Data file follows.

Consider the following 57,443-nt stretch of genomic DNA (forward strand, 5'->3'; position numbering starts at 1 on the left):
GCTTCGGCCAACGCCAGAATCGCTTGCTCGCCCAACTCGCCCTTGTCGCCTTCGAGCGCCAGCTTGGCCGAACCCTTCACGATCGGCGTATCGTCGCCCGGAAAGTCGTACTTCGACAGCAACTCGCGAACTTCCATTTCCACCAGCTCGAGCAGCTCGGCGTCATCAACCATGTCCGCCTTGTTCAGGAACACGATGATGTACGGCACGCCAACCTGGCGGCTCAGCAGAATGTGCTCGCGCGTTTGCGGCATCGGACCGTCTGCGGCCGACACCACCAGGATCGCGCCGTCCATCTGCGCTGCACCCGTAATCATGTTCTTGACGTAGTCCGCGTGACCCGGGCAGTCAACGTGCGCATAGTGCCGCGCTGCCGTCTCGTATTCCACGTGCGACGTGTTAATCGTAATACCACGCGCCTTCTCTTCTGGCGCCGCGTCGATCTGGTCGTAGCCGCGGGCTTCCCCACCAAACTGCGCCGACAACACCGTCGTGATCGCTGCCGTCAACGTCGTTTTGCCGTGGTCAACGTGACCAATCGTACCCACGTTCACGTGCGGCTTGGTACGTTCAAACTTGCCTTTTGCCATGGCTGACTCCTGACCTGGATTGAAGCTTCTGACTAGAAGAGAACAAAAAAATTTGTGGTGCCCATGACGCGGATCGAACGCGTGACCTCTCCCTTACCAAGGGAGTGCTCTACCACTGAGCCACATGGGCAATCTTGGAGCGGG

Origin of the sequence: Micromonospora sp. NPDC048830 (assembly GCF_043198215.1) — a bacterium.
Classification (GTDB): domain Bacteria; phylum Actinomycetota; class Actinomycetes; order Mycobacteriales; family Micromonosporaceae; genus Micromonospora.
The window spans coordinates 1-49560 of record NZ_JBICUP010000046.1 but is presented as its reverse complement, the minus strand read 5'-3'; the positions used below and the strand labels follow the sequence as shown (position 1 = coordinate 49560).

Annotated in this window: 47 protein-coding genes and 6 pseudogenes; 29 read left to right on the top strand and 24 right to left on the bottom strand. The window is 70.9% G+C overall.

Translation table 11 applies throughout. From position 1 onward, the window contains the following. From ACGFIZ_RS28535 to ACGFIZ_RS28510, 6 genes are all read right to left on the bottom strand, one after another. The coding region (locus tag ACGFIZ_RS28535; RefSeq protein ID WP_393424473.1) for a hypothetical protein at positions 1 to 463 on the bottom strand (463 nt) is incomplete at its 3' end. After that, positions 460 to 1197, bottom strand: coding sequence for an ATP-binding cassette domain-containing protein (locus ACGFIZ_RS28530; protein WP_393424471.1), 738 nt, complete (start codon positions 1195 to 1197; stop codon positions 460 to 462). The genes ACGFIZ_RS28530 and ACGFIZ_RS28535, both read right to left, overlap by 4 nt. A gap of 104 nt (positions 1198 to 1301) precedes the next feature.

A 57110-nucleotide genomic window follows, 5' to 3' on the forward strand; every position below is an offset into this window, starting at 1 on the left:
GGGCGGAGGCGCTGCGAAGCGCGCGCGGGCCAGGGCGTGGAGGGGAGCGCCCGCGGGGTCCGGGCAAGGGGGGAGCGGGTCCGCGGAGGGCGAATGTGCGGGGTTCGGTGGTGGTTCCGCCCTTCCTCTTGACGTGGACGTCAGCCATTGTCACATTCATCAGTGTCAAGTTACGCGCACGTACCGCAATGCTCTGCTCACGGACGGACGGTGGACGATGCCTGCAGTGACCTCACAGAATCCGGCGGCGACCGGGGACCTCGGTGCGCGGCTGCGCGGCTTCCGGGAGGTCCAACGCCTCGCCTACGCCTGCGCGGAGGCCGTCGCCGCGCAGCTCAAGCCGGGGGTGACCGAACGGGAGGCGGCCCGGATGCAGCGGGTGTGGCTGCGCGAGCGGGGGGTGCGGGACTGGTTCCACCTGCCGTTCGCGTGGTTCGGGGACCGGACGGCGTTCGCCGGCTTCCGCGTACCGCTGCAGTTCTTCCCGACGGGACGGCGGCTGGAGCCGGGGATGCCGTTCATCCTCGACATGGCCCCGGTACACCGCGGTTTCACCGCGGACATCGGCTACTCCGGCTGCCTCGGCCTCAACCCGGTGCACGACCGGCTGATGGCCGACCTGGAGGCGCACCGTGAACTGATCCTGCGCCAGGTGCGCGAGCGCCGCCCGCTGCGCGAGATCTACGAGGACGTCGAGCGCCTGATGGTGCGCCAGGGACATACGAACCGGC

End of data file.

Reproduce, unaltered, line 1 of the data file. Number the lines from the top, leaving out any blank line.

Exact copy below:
Consider the following 57,443-nt stretch of genomic DNA (forward strand, 5'->3'; position numbering starts at 1 on the left):